5 thoughts on “Conometricks and the new NAFF ‘case’ for HS2”

  1. Posted 24/10/2013 at 15:55 | Permalink

    When I was writing ‘They Meant Well’, a Hobart Paper about government project disasters, I must admit I was surprised to come across a 2002 study by Flyvbjerg et al which concluded that cost overruns are best explained not by error but by ‘strategic representation’ — in other words lying — in order to get projects started. I’m afraid that’s exactly what is happening with HS2. John may prefer to call it ‘Conometricks’. At all events it seems clear that politicians and others are deliberately not telling the (whole) truth in order to try to build plausibility into their ‘passion’ for HS2. It is a disgracefully irresponsible proposed use of taxpayers money. The only thing I can find in their favour is that at least they do seem to have included a decent chunk of contingency allowance, as they certainly should (though, according to Richard Wellings, not nearly enough).

  2. Posted 25/10/2013 at 09:41 | Permalink

    Your methodology and dodgy accounting was savaged by members of all parties in the House of Lords this week. Do you think that those in glass houses should be careful of throwing stones?

  3. Posted 25/10/2013 at 15:01 | Permalink

    @Chris – I had the misfortune to listen to some of yesterday’s debate. It was clear to me that the Lords concerned either hadn’t read the paper at all or at least hadn’t read it properly. My impression was that they were parroting briefings from third parties in their misleading and inaccurate comments.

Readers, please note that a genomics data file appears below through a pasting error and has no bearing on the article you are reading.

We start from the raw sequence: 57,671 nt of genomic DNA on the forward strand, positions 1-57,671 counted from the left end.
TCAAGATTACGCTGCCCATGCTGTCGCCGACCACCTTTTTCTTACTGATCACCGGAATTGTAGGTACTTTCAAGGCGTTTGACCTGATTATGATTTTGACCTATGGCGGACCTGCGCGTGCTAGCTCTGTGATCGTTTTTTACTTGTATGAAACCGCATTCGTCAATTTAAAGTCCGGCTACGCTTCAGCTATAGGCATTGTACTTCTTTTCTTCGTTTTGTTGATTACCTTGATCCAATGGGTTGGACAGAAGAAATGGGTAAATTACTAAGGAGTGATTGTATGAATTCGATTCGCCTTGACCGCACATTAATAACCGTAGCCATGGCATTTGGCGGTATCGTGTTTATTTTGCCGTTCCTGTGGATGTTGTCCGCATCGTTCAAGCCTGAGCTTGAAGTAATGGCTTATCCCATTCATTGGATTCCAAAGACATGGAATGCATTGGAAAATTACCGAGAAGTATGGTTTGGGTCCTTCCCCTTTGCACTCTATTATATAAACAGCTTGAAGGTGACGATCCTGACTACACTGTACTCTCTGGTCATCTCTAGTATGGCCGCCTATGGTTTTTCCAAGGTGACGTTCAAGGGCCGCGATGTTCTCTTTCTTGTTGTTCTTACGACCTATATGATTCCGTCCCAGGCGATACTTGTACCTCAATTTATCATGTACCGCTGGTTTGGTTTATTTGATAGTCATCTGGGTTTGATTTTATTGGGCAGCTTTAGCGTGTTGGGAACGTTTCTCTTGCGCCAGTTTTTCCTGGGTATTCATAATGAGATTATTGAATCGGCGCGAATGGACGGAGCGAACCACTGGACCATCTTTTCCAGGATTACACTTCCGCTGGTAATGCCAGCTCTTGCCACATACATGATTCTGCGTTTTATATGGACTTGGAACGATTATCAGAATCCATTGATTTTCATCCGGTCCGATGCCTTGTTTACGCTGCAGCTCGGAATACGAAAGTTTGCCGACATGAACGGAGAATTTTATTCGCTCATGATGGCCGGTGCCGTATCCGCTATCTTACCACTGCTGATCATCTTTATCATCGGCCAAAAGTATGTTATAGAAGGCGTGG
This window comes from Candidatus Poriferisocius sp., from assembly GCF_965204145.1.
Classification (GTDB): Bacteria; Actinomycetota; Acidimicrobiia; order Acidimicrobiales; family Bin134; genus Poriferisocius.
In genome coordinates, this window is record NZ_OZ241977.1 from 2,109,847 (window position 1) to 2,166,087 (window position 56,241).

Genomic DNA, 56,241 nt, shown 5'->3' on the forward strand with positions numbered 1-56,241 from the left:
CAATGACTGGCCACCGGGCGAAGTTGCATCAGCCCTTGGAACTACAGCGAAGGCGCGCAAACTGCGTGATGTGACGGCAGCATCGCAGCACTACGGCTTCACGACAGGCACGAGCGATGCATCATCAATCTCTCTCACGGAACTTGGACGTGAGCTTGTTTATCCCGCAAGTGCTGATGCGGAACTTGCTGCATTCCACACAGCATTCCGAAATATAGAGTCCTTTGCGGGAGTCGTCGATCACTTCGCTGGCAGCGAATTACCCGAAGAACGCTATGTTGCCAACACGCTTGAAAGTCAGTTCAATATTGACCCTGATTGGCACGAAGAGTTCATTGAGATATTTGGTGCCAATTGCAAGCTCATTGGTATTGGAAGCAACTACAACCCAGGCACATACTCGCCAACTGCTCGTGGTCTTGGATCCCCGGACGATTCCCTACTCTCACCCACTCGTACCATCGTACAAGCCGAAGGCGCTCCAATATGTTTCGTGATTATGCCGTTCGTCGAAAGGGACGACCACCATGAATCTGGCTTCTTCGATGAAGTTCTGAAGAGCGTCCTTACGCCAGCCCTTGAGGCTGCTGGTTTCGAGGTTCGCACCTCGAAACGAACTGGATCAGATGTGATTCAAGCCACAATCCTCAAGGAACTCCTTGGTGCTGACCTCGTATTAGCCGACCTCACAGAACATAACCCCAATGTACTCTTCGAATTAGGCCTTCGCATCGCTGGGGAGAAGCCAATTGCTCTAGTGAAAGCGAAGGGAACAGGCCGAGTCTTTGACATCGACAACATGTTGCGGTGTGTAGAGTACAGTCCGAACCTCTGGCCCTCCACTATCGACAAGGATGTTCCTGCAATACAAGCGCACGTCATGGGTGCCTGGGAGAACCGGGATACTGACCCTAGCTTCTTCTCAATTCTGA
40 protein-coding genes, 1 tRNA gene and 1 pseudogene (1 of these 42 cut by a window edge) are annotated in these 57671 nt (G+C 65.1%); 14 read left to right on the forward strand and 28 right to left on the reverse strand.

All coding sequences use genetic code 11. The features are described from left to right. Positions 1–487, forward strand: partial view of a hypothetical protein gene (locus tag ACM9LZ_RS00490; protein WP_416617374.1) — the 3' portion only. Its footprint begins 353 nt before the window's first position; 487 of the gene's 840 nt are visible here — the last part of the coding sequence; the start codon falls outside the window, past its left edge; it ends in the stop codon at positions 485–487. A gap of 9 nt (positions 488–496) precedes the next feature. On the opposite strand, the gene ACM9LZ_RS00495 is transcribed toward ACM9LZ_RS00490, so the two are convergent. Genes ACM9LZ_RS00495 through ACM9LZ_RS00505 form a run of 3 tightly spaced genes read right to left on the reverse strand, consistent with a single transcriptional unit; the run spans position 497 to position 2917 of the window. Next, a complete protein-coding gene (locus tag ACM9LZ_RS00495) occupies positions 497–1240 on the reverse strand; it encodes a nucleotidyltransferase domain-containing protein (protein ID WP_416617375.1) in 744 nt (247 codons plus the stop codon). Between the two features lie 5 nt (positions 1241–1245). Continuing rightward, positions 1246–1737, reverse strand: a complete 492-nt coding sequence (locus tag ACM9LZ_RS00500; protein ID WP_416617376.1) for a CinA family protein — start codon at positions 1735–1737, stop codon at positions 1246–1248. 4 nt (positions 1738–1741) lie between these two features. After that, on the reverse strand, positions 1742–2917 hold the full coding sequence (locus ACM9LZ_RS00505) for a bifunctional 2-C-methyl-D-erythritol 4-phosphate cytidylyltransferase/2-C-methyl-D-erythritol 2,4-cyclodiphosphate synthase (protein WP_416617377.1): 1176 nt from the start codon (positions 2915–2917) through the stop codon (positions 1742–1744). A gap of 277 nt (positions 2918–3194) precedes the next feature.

Since its publication in August, several developments have vindicated the paper, with announcements of substantial additional tunnelling to buy-off local opposition, large-scale taxpayer subsidised regeneration schemes, and new transport infrastructure to make cities ‘HS2 ready’. These extra costs are exactly as predicted in the analysis. The recent ‘logrolling’ behaviour of officials in London is also noteworthy.

  4. Posted 25/10/2013 at 17:32 | Permalink

    re. Chris’s comment above: Chris, you are not challenging my analytical critique at all; but I presume ,
    referring to Dr. Wellings study… perhaps you could address yourself to what I have said?…if you intend to make your comments pertinent to the posting?

  5. Posted 28/10/2013 at 10:03 | Permalink

    Excellent piece – timely, short and compelling. Four thoughts:
    (1) Britain’s railway system was built in the 19th century entirely without subsidy. There may indeed have been significant reverse subsides in the form of bribes paid by the railway companies to MPs.
    (2) I am extremely sceptical that there are any significant benefits not captured by the market. if there are then for sure there will be similar benefits in the foregone alternatives.
    (3) The whole thing stinks of the ‘appraisal optimism’ that was the ruination of the old nationalised industries.
    (4) If it is such a good idea why don’t the civil servants and politicians invest, say, 10% of their pensions in it.

    Robert Miller

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